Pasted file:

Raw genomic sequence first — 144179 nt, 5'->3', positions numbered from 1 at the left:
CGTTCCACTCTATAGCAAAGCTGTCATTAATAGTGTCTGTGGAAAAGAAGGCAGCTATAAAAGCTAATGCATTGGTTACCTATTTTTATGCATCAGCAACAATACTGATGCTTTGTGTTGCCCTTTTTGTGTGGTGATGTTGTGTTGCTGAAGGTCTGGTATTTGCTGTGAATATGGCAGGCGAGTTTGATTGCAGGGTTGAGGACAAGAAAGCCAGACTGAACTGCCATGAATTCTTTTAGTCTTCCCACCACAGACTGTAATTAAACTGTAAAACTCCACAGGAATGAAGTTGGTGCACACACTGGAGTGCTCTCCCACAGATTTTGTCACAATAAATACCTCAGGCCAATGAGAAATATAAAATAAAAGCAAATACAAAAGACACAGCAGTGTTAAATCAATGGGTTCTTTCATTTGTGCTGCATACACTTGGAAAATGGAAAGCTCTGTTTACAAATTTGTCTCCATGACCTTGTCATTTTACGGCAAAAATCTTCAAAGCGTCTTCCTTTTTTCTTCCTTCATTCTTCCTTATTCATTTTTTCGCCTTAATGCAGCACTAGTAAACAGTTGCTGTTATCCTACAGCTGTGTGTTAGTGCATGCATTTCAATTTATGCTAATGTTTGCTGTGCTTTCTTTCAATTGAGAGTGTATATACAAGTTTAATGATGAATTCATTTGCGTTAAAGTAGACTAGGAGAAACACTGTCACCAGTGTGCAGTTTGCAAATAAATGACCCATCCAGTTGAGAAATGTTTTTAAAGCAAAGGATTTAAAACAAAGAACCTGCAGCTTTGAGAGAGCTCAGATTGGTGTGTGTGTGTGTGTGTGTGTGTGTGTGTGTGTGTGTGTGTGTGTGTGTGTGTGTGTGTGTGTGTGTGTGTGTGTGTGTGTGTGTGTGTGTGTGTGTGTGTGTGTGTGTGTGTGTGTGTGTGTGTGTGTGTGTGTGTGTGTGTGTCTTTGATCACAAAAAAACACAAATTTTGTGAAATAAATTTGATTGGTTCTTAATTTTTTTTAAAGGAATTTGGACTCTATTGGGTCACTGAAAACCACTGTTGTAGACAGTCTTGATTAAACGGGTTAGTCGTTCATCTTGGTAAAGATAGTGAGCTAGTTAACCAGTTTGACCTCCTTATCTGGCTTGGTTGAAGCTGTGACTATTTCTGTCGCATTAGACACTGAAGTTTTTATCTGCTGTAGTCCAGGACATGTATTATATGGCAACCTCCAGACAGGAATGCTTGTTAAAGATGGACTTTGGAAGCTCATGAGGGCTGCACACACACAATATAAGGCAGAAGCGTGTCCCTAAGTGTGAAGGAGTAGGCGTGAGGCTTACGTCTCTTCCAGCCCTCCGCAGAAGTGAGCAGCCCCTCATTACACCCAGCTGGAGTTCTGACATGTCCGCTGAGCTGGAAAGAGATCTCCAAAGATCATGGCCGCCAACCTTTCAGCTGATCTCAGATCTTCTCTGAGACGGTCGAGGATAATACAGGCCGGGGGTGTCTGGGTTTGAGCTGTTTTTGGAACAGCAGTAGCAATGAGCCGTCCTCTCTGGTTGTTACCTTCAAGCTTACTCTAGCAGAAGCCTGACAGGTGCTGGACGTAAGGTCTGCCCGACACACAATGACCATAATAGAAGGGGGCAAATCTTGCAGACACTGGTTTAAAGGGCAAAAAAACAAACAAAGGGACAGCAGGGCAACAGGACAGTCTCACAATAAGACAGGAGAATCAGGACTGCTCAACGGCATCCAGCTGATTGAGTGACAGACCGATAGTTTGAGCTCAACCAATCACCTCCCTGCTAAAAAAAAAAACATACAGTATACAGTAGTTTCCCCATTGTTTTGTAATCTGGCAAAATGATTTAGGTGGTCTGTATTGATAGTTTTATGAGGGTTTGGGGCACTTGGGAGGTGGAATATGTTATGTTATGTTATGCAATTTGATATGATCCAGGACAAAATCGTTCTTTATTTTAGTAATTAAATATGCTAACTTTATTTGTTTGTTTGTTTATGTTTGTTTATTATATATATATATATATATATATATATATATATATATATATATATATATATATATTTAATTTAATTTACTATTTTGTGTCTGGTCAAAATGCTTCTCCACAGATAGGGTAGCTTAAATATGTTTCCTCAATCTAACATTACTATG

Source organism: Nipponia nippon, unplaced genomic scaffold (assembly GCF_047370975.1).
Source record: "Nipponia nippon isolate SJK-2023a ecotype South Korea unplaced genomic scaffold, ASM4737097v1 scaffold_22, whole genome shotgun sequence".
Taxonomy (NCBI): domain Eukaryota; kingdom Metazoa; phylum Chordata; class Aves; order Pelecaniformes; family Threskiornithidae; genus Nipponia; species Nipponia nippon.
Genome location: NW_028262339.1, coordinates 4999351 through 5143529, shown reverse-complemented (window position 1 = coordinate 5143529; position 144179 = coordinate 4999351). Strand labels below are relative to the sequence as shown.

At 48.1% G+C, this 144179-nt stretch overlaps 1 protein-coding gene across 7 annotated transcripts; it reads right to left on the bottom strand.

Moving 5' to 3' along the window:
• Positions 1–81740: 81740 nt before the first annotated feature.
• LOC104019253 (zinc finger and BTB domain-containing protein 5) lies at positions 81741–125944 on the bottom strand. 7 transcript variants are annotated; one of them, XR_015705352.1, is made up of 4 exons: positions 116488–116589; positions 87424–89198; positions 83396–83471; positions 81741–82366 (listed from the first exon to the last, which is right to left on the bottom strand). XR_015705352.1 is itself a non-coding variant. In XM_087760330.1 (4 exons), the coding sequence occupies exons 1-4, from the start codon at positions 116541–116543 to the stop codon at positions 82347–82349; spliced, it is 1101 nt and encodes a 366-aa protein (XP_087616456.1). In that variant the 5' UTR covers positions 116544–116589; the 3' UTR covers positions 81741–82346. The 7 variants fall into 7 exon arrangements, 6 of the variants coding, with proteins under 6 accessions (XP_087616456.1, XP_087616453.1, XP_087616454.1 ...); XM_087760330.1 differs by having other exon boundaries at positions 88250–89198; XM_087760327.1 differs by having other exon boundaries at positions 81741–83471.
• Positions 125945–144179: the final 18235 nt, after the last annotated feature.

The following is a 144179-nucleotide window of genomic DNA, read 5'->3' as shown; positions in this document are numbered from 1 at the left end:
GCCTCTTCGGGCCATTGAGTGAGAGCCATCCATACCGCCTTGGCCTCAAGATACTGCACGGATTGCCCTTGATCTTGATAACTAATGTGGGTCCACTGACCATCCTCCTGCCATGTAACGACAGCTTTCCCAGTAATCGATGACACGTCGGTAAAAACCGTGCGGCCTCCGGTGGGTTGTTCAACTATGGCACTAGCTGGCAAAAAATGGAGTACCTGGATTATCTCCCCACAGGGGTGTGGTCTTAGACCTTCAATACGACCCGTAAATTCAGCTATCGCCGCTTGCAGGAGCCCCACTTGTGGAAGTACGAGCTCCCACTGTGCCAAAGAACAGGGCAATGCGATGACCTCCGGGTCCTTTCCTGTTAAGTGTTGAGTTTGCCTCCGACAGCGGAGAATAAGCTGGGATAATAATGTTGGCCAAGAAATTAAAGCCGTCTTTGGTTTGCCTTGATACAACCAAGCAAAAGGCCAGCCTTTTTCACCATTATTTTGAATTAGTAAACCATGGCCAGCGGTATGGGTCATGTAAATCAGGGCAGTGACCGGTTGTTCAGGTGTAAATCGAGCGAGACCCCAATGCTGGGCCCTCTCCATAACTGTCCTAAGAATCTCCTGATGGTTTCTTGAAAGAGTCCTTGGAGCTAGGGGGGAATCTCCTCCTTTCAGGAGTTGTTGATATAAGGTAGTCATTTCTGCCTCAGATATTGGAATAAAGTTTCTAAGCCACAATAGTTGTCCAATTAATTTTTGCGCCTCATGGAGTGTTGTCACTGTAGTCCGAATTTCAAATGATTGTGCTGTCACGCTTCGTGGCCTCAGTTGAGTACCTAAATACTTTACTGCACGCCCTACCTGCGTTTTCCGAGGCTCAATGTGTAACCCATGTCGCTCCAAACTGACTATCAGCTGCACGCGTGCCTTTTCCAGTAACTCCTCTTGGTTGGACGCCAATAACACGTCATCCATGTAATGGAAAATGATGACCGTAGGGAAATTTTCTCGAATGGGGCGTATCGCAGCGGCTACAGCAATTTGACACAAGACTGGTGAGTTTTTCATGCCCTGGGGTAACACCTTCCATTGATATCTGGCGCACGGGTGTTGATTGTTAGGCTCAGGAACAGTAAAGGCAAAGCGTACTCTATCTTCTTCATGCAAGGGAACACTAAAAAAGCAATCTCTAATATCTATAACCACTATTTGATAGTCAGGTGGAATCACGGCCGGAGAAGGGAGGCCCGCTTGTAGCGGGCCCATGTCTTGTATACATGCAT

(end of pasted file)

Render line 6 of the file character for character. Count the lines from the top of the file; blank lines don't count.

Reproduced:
Genome location: NW_028262339.1, coordinates 4999351 through 5143529, shown reverse-complemented (window position 1 = coordinate 5143529; position 144179 = coordinate 4999351). Strand labels below are relative to the sequence as shown.